This is to protest the recent ridiculous award of a water withdrawal permit by the Suwannee River Water Management District (SRWMD) to Seven Springs Water Company (SSWC) and Nestlé or Nestle Water North America (NWNA) or BlueTriton as NWNA is called after being bought by One Rock and Metropoulos. It’s so ridiculous SRWMD is appealing its own decision, in addition to three or more other lawsuits.

Paddle if you can, with signs.

Group of paddlers at Ginnie Springs

For all details about outing, see this OSFR blog post: KAYAKTIVISM Sat. May 29, 11am-2pm On The River By Ginnie Springs Campground.

WWALS has contributed financially to the lawsuit OSFR has brought against SRWMD.

 -jsq, John S. Quarterman, Suwannee RIVERKEEPER®

You can join this fun and work by becoming a WWALS member today!

SRWMD disclaims responsibility for new Chemours titanium mine near Starke

Much like the SRWMD Board listened to its attorneys and approved Nestlé Ginnie Springs water withdrawal near the Santa Fe River, SRWMD says it has no authority to stop the proposed new titanium mine Chemours wants near Starke, the fifth one in Florida, plus the two or three Chemours has in Georgia, plus the proposed Twin Pines Minerals mine near the Okefenokee Swamp, all on Trail Ridge, the north-south divide between the Suwannee River and St. Johns River Basins in Florida, and the dam that holds in the Okefenokee Swamp in Georgia.

The reporter has a good idea: SRWMD could charge Chemours for access through state property to its mine site.

Meanwhile, FDEP Mining and Mitigation has issued a Notice of Intent to Issue Environmental Resource Permit, which includes contact information for comments, and how you could file a request for a legal hearing.

You can also still ask Georgia officials to stop the other proposed mine far too near the Okefenokee Swamp:
https://wwals.net/?p=55092

[Location, Mine, SRWMD, Bradford BOCC]
Location, Mine, SRWMD, Bradford BOCC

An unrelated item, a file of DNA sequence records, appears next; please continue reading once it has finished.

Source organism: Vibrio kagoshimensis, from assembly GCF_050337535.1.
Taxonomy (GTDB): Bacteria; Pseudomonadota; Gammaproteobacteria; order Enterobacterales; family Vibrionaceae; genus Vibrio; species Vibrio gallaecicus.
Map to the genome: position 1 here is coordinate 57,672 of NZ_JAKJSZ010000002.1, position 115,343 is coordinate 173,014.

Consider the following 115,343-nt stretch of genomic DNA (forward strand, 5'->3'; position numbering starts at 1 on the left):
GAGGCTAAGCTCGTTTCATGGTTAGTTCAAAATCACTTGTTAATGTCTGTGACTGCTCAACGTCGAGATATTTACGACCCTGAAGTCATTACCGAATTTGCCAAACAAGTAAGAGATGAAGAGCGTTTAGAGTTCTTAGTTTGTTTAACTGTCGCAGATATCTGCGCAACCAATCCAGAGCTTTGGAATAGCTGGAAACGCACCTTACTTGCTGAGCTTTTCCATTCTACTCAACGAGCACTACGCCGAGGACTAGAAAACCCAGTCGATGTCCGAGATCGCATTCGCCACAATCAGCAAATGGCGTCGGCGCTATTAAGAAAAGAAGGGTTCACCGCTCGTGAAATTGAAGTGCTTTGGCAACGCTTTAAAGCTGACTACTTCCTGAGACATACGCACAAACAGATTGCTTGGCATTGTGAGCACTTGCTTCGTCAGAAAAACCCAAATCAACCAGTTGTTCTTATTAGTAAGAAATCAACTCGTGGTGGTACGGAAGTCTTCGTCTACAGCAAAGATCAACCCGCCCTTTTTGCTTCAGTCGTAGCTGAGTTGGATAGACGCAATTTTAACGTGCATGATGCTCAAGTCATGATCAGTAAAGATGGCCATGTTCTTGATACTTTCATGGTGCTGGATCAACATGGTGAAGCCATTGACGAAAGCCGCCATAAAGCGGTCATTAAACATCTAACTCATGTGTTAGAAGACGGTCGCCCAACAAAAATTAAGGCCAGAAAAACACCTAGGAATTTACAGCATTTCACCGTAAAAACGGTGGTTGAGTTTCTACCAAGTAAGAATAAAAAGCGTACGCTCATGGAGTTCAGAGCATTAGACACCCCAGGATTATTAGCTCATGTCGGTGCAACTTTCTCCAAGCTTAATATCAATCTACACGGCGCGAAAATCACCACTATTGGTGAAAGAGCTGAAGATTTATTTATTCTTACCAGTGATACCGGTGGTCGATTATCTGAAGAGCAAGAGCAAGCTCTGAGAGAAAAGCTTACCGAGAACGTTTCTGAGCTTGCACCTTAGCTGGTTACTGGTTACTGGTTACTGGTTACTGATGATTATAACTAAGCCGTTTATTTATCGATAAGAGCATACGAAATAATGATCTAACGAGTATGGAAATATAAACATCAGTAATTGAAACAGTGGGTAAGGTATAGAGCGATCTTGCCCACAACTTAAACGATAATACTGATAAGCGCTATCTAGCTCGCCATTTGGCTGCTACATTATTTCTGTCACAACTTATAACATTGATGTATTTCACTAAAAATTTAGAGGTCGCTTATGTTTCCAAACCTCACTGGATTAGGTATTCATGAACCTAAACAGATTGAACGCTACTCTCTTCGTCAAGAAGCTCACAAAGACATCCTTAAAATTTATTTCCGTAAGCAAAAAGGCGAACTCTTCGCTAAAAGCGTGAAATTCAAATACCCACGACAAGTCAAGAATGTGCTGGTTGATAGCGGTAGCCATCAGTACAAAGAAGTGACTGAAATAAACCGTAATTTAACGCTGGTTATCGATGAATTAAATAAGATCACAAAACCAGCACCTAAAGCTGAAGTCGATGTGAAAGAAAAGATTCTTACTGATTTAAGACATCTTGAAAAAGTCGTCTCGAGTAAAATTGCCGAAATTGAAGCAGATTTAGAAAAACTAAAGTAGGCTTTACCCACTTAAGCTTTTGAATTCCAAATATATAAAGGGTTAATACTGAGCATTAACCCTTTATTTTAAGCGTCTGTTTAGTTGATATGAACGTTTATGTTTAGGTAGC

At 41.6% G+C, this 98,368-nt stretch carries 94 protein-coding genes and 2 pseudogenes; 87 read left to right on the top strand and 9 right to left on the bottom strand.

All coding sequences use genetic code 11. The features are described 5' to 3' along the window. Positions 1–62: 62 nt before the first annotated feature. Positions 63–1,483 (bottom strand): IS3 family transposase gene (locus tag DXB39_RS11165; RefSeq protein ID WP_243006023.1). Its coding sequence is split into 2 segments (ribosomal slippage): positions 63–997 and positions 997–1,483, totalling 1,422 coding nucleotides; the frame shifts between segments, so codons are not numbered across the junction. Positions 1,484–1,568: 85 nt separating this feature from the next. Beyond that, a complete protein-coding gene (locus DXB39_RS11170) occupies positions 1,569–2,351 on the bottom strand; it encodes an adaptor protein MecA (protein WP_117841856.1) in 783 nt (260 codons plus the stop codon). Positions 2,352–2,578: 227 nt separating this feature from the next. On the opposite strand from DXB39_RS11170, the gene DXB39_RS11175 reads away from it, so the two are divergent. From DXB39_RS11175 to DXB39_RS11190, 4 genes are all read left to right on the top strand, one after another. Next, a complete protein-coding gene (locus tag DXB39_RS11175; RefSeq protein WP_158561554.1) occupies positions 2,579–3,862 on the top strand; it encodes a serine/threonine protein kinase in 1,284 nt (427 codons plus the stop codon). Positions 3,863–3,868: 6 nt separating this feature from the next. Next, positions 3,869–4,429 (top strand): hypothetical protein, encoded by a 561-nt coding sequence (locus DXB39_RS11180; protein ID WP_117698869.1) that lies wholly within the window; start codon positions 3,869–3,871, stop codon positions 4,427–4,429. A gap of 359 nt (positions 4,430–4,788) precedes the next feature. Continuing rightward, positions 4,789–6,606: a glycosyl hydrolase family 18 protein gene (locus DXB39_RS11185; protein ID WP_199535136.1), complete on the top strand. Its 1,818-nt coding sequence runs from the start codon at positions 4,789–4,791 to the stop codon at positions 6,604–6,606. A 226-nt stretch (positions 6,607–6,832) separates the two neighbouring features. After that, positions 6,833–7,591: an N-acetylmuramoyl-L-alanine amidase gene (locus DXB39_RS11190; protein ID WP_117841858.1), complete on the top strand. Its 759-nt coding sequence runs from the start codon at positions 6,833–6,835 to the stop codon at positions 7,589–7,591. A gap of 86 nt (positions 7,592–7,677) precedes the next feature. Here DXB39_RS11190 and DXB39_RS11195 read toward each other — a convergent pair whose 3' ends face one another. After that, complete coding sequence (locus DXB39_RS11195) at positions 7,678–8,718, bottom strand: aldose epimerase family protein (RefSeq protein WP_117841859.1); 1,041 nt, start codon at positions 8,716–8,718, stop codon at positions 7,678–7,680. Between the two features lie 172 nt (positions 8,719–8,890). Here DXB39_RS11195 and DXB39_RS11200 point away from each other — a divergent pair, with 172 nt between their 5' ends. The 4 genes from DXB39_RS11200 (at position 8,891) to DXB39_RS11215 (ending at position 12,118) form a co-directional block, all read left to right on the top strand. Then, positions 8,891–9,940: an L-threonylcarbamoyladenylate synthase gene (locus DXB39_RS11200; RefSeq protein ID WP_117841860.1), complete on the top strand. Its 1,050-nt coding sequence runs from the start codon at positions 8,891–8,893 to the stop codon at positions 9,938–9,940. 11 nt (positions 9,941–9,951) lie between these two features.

Craig Pittman, Florida Phoenix, 20 May 2021, FL allowing mining of state-owned wetlands has a certain smell to it,

But the region also boasts a multitude of springs, lakes, creeks, and rivers, including the Santa Fe and the famous Suwannee, celebrated in our problematic state song. Overseeing these watery state assets is the Suwannee River Water Management District, which in 2015 spent $3.9 million to buy more than 2,000 acres of forest and swamp near Starke from the timber company Rayonier.

“It seemed like a good purchase,” Tom Mirti, the district’s deputy executive director, told me this week.

District officials figured they could use that land for a variety of environmentally beneficial projects, including creating a wildlife corridor for bears and other wide-ranging animals between the Ocala National Forest and the Osceola National Forest, he said.

There was just one problem: Rayonier kept the mineral rights to the property. Then the timber giant turned around and leased those mineral rights to Chemours. And there wasn’t a thing the water agency could say about it.

Continue reading

The regulatory trap at SRWMD: 30 speakers, yet unanimous Nestle permit 2021-02-23

A textbook case: “We present our three-minute, passionate oration about the risk to community health, but in the end, nothing we say must be taken into account by the state in issuing the permit.&rdqup; Common Sense: Community Rights Organizing, by CELDF; thanks to Karma Norjin Lhamo for the reminder.

[Mermaid, Suwannee Riverkeeper, OSFR, Regulatory Fallacy, Charles Keith, Attorneys, Motion to Permit, unanimous SRWMD Board]
Mermaid, Suwannee Riverkeeper, OSFR, Regulatory Fallacy, Charles Keith, Attorneys, Motion to Permit, unanimous SRWMD Board

About 30 speakers gave impassioned orations for denial, after which the Suwannee River Water Management District Board unanimously approved the Nestlé permit as fast as the roll could be called.

[SRWMD Board: Larry Thompson, Lower Suwannee Basin; Charles Keith, At Large; Virginia H. Johns, Chair, At Large; Virginia Sanchez, At Large; Charles Schwab, Coastal Rivers Basin; Harry Smith, At Large; Larry Sessions, Upper Suwannee Basin]
SRWMD Board: Larry Thompson, Lower Suwannee Basin; Charles Keith, At Large; Virginia H. Johns, Chair, At Large; Virginia Sanchez, At Large; Charles Schwab, Coastal Rivers Basin; Harry Smith, At Large; Larry Sessions, Upper Suwannee Basin. Notice nobody on the SRWMD Board representing the Santa Fe River Basin. Water taxation without representation.

As one prominent local activist said afterwards, “Two years out of my life I’ll never get back! I don’t know if I’ll ever come back here.”

Sure, voting in a governor who would appoint better WMD board members would help, and into the legislature, too. New legislators would help pass what is really needed: a Bill of Rights for Nature.

That is a way out of the Regulatory Fallacy Box. Continue reading